Reduction of development timescales has been approached from several directions. The single biggest issue has been the time it takes to generate a clonally derived cell line suitable for product manufacture. Broadly this has been addressed by improvements to gene expression systems, methods used to ensure clonal derivation, and screening techniques. In the example of the GS gene expression system owned and licensed by Lonza, cell selection is designed to be sufficiently stringent to prevent a need for additional, time-consuming rounds of amplification. In addition, a suspension CHO variant (CHOK1SV) eliminates the time taken to adapt cells to chemically defined, animal-component–free suspension culture. Use of an automated cloning system and modified screening procedures has further reduced the time taken to generate cell lines from 60 weeks to 30 weeks. Other advances have helped to save development time — in particular the use of platform processes and increased use of scaled-down laboratory tools (increasingly automated) that can predict behavior at manufacturing scale.

The third area of challenge (ensuring products with desired quality attributes) has benefited enormously from rapid progress in analytical technology over the past two decades and an increasing knowledge of what characteristics are desirable and undesirable. We are starting to see that knowledge applied to the design of cell lines, processes, and products. For example, engineering glycosylation pathways in cell lines gives products with glycan structures that have desired biological properties.

In addition to quality attributes that influence therapeutic use, there is growing recognition of the importance of identifying early those properties of a product that will present challenges in manufacturing. One example is protein aggregation. Aggregates are undesirable in a product and can add complexity to a purification process. We have developed Aggresolve software for predicting the aggregation propensity of proteins. It can be useful in screening product candidates or for providing a rational basis for redesigning proteins.

Pearson: What will bioprocessing of therapeutic proteins look like in 20 years?

Birch: A very large number of proteins in preclinical and clinical development are based on mammalian cell culture, so we can expect to see this technology play an important role for the foreseeable future. Titers are expected to continue rising, probably to levels routinely >10 g/L for antibodies, as a result of further process optimization and cell line improvements based on a better fundamental understanding of cell biology. Most processes are likely to continue using CHO cells (or derivatives) because of their track record and strong position in the industry. Fed-batch processes operated at a range of scales up to 20,000 L are also likely to remain the industry standard. Disposable systems will become even more significant for both fermentation and downstream processing, especially in small to medium-scale multipurpose plants.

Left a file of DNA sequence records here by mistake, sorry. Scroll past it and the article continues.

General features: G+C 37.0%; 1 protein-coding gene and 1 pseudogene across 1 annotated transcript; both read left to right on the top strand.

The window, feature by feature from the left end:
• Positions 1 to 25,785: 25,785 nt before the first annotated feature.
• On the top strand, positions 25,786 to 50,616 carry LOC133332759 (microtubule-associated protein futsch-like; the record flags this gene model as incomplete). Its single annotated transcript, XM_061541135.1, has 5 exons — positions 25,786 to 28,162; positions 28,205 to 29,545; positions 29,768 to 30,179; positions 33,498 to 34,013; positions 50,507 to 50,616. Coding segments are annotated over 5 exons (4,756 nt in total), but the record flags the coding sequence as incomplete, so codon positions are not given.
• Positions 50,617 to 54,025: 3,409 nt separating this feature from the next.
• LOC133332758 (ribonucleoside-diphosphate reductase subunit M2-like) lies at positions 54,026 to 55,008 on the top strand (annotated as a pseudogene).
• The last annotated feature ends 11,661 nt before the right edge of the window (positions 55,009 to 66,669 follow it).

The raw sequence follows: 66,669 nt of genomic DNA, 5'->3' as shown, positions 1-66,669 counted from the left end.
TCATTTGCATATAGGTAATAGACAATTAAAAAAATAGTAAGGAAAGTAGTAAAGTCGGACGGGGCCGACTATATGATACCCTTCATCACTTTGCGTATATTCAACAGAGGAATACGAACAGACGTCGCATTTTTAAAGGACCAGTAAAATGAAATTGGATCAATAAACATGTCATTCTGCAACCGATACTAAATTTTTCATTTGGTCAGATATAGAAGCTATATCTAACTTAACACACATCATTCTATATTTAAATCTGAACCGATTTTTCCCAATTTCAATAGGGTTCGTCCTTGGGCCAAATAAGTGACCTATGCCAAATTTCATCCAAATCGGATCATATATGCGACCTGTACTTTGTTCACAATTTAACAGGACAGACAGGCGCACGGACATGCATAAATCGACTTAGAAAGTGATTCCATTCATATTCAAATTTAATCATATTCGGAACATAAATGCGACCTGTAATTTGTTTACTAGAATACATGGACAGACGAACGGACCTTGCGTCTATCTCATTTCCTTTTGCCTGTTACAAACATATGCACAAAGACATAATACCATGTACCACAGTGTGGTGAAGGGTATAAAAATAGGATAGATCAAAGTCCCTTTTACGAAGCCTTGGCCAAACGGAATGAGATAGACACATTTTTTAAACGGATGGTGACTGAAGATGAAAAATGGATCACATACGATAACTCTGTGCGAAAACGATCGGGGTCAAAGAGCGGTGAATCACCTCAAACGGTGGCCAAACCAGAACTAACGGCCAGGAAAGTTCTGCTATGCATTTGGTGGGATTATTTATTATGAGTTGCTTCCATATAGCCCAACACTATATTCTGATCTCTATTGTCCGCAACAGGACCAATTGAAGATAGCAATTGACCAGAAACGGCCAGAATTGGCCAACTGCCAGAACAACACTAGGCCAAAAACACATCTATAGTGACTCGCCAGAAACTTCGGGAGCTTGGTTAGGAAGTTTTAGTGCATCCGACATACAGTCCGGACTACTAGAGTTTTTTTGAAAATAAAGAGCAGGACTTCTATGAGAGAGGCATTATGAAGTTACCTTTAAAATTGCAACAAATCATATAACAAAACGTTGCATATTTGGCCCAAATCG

Significant shifts in bioprocessing are likely, driven in part by product innovation. For example, there is interest in smaller molecules based on antibody fragments or other protein scaffolds produced in bacterial culture. So microbial culture is likely to become generally more prevalent because it offers some advantages over mammalian cell culture. The fermentation process is less complex, for example, and process development times are shorter. As expression technologies improve, it may be an option to use such systems for more complex proteins that have traditionally been made only by mammalian cell culture.

We will undoubtedly see huge improvements in the tools available for process development based on advanced analytical capabilities; greater biological insights; and improved, automated, scaled-down process models. This will result in faster process development, improved productivity, and (perhaps most important) a greater capability to control and dictate product quality.

Whatever happens in the next 20 years, we can be sure there will continue to be plenty of challenges as scientists and engineers look for more efficient ways to manufacture the next generations of biological therapeutics. These will include not just proteins, but also much more complex products for use in regenerative medicine and gene therapy.

About the Author

Author Details
Dr. Sue Pearson is an international science writer, tel/fax +44 (0)1462-635327; sue6.pearson@ntlworld.com. For more information, contact Matthew Walker, head of communications at The Automation Partnership, York Way, Royston, Hertfordshire, SG8 5WY, UK; 44-1763-227200, fax 44-1763-227201; matthew.walker@automationpartnership.com. This interview is also available online at The Automation Partnership’s website: www.automationpartnership.com/20years.